I discuss The Venice Biennale for The Daily this week. An excerpt below:
If the Venice Biennale were a race, no one would finish. There's too much art to see, which means people look at what's talked about and make empty promises to return in the summer – the exhibition is up through November 27th.
But how effective a viewing strategy is following the buzz? Better than one would think. The national pavilions with long lines tended to house some of the stronger work including some clear standouts: Austria's Markus Schinwald, Switzerland's Thomas Hirschhorn, Japan's Tabaimo, and Israel's Sigalit Landau. Still, as viewing plan, the method isn't exactly foolproof. The huge lines outside the Mike Nelson's installation in the British Pavilion were because organizers only let roughly 50 people an hour walk through, not because it was any good. Nelson's work – for which he gutted the building's insides, remaking it in the shape of an abandoned workshop in Istanbul – required a lot of technical skill, but didn't have much creative life.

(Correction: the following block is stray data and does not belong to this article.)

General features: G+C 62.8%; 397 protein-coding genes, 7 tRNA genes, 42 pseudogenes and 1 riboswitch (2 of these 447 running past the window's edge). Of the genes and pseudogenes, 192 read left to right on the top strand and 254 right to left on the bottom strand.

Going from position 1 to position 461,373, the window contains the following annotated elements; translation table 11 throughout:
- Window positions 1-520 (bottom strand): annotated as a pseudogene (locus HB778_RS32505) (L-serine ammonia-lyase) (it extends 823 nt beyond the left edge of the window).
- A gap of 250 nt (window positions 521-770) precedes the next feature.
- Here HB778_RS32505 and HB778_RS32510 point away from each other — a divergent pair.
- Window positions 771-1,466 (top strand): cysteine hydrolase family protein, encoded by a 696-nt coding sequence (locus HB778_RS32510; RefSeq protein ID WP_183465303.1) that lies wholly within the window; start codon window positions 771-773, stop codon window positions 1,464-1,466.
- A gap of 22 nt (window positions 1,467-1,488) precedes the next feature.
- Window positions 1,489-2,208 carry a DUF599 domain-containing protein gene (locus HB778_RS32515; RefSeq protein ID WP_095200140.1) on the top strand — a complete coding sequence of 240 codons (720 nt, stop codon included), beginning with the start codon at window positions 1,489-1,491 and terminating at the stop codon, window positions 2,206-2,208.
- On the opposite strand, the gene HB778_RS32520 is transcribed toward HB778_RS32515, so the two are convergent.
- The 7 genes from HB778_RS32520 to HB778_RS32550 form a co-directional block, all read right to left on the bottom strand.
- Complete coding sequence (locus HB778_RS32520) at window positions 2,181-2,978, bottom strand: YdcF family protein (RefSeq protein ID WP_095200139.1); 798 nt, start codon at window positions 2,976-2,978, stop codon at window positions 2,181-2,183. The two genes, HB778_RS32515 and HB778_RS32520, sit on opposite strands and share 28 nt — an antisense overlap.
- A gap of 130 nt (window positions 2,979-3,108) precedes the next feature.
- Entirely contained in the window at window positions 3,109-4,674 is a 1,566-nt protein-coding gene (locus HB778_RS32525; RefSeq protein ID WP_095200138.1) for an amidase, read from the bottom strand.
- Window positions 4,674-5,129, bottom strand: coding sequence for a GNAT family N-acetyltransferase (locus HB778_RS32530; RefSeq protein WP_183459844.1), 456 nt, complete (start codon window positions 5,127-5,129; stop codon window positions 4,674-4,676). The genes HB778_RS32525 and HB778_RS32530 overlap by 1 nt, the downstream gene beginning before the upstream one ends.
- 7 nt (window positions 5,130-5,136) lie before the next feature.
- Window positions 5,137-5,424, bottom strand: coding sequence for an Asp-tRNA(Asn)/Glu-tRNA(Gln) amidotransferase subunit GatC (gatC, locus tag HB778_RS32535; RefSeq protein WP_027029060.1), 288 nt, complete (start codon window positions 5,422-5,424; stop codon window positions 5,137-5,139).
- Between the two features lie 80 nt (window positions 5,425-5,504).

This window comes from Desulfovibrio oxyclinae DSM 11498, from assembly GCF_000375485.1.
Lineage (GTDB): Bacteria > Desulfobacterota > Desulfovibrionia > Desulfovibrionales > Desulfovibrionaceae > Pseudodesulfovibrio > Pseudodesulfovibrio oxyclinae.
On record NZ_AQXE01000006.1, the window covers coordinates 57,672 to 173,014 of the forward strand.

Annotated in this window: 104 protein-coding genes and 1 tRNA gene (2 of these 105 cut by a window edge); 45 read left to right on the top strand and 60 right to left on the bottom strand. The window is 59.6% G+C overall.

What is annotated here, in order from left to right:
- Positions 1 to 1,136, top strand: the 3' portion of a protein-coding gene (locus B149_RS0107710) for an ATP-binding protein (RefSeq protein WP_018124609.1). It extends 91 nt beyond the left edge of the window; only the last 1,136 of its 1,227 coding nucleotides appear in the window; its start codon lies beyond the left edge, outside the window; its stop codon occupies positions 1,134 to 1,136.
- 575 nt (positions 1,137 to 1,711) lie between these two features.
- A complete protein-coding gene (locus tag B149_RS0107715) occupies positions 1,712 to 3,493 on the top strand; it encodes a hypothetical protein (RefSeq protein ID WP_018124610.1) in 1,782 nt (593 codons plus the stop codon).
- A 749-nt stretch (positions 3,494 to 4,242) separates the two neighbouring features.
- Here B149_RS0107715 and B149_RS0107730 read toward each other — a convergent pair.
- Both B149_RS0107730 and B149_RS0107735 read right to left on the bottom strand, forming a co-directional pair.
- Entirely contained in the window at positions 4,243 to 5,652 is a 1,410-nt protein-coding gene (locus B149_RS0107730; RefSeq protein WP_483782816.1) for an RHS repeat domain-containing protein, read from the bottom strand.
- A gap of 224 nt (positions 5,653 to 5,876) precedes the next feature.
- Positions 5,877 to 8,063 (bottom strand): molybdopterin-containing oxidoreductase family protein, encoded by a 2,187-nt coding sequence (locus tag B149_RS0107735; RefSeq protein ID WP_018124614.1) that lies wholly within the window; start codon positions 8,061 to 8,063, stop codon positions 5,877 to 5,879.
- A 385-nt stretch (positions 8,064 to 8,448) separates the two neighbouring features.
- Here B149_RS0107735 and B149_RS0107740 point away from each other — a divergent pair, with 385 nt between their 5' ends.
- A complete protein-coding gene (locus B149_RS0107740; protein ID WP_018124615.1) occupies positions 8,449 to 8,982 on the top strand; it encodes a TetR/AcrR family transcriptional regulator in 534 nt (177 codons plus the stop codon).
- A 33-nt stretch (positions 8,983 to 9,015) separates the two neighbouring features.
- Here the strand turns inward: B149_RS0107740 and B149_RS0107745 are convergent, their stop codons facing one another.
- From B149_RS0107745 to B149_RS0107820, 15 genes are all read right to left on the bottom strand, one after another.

To read the full piece click here.